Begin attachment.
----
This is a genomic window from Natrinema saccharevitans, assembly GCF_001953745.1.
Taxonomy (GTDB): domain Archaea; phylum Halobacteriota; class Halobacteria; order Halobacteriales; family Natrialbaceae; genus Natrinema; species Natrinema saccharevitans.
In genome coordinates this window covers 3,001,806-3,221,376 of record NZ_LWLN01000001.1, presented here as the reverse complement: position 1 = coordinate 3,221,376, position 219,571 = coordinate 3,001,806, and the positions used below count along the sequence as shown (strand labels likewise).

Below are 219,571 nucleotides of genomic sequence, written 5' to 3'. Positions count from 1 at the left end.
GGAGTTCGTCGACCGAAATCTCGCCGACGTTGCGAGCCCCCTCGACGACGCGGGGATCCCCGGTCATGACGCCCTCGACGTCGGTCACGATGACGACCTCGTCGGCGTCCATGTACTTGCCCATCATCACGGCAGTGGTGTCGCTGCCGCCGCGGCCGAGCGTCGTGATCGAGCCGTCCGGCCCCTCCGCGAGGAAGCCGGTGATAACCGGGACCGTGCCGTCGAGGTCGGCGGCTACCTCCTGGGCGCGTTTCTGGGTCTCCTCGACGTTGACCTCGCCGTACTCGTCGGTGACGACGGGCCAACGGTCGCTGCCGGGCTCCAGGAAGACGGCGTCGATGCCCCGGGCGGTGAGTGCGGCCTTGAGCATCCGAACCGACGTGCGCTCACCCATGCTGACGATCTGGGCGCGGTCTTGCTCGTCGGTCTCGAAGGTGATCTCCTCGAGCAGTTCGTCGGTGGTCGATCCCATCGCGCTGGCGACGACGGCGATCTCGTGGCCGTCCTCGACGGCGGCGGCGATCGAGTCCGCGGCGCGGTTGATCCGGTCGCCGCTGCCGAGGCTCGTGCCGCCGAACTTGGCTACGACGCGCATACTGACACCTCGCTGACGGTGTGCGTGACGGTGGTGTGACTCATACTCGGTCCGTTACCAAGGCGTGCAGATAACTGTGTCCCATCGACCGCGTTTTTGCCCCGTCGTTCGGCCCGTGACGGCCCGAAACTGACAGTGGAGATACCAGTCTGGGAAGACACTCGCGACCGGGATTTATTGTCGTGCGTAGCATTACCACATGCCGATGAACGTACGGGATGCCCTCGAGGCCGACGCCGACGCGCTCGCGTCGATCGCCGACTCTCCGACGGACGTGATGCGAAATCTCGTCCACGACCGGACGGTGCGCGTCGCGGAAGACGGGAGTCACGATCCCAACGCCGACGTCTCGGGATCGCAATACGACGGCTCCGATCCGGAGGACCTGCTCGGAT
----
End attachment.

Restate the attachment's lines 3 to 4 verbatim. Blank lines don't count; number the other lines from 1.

In genome coordinates this window covers 3,001,806-3,221,376 of record NZ_LWLN01000001.1, presented here as the reverse complement: position 1 = coordinate 3,221,376, position 219,571 = coordinate 3,001,806, and the positions used below count along the sequence as shown (strand labels likewise).

Below are 219,571 nucleotides of genomic sequence, written 5' to 3'. Positions count from 1 at the left end.